As part of the Sustainable Living Festival in Melbourne, the Australian Passive House Association (APHA) ran the Ice Box Challenge to test the performance of a passive house – and the results are in!
The challenge showcased two small cabins, one built to the local building code and one to the passive house standard, each filled with 720kg of ice. The public was invited to observe the progress and try to guess how much ice would be left after 12 days.
Digital thermometers were also set up to show the difference between the internal temperatures. On the scorching day when HVAC&R News visited the iceboxes – set up on the corner of the Queen Victoria Market – the passive house was at 17°C, while the building code box was at 42°C.
Readings over the 12 days confirmed that the passive house box was consistently at least 10°C cooler than outdoors, while the building code box was rarely more than 5°C cooler than outdoors.
As for the challenge itself, the ice in the building code box melted in 10 days. In the passive house box there were 143kg of ice remaining at the end of 12 days.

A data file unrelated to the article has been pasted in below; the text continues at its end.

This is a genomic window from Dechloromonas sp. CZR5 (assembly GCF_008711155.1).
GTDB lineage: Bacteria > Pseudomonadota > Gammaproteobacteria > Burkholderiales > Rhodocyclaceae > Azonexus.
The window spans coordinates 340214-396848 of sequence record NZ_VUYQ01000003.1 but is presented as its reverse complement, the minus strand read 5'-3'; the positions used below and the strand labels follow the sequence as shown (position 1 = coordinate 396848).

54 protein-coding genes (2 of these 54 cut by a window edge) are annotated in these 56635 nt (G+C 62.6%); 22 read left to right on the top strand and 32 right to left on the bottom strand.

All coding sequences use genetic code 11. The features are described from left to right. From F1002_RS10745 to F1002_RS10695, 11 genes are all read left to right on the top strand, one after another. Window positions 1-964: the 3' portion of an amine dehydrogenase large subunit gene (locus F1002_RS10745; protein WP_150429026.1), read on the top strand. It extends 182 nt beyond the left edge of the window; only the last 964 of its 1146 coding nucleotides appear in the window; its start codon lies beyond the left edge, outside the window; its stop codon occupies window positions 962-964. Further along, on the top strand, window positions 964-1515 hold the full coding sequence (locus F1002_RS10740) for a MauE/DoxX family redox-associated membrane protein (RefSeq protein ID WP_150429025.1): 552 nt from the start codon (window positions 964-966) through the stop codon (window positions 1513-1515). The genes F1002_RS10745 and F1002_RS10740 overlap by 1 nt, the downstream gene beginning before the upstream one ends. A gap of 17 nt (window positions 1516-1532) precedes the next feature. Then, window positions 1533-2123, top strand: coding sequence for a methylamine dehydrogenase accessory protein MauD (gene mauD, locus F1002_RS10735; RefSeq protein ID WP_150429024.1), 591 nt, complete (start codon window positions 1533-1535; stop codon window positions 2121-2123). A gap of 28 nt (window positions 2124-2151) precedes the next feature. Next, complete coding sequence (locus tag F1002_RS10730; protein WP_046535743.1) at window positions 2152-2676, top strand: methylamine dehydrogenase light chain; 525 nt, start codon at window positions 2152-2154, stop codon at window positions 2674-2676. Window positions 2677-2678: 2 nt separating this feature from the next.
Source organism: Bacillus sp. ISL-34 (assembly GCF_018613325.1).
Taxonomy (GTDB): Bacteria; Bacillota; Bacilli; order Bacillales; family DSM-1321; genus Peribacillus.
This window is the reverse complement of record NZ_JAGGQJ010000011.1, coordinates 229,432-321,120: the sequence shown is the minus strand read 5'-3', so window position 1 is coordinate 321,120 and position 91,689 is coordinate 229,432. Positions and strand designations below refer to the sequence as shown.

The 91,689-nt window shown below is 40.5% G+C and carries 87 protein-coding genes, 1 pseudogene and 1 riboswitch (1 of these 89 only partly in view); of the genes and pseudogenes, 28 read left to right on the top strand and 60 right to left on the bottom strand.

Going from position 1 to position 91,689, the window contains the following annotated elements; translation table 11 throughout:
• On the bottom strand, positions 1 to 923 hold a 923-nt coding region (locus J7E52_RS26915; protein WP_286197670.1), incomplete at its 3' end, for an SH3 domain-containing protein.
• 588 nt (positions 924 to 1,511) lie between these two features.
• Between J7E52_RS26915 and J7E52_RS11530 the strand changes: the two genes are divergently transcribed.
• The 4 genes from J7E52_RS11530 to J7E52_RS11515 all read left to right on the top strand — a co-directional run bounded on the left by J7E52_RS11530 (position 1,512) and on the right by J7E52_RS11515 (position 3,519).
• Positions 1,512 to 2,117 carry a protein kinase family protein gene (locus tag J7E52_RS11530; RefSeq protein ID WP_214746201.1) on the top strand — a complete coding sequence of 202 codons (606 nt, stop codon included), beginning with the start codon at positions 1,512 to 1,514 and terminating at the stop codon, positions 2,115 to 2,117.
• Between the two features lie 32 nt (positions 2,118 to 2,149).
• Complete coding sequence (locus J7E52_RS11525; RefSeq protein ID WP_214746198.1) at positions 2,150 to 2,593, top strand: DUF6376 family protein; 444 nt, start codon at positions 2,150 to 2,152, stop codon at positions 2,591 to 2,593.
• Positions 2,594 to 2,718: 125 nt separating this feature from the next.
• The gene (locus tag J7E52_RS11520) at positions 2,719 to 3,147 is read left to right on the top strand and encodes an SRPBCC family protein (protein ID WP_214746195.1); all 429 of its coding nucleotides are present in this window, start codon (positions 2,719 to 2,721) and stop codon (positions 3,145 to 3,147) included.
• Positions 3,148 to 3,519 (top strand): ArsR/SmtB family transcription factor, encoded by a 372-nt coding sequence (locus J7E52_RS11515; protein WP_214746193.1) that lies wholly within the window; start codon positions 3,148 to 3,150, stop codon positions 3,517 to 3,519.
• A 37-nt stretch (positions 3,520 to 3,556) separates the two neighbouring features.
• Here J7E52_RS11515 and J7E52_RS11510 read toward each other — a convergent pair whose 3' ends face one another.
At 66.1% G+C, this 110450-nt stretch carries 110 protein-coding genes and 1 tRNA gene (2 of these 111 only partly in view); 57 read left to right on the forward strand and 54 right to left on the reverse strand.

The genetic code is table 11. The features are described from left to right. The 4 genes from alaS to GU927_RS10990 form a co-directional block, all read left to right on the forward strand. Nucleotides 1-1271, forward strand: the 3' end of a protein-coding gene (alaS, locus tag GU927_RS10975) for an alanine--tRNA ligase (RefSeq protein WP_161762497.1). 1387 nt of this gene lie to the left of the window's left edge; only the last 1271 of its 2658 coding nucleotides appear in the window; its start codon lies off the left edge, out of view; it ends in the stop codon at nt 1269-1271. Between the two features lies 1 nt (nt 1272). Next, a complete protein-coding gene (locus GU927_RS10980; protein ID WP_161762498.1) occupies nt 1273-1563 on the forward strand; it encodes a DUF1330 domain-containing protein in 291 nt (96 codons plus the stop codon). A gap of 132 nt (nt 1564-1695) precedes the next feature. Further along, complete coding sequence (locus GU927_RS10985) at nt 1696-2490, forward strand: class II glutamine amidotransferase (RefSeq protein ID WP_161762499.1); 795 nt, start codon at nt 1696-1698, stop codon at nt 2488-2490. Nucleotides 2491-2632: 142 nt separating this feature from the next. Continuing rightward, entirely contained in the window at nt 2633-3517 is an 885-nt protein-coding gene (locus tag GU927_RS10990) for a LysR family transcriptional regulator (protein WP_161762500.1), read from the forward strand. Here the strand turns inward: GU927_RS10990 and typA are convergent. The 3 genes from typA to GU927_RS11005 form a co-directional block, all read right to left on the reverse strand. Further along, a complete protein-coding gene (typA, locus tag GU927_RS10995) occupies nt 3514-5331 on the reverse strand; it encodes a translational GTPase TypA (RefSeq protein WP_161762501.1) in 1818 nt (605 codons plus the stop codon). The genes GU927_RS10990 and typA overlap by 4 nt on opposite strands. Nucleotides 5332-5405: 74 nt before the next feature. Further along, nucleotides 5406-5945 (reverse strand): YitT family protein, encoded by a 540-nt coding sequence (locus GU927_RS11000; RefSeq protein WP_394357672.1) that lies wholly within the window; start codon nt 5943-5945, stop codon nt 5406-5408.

“We are extremely pleased with how it all went,” says recently appointed APHA CEO Paul Wall. “The Ice Box Challenge was a fantastic way to show people the superior performance of certified passive house buildings. Having it in such a prominent location and the visual nature of the challenge really captured the message, with a great deal of interest generated. We received very favourable feedback and responses from the public.
“The results were just what we’d hoped for too,” says Wall. “It confirms the advantages of the passive house standard over the Australian building code.
“We thank the dedicated group of volunteers who were instrumental in making the event such a success.”
APHA is planning on touring the challenge around Australia to highlight the advantages of passive house design.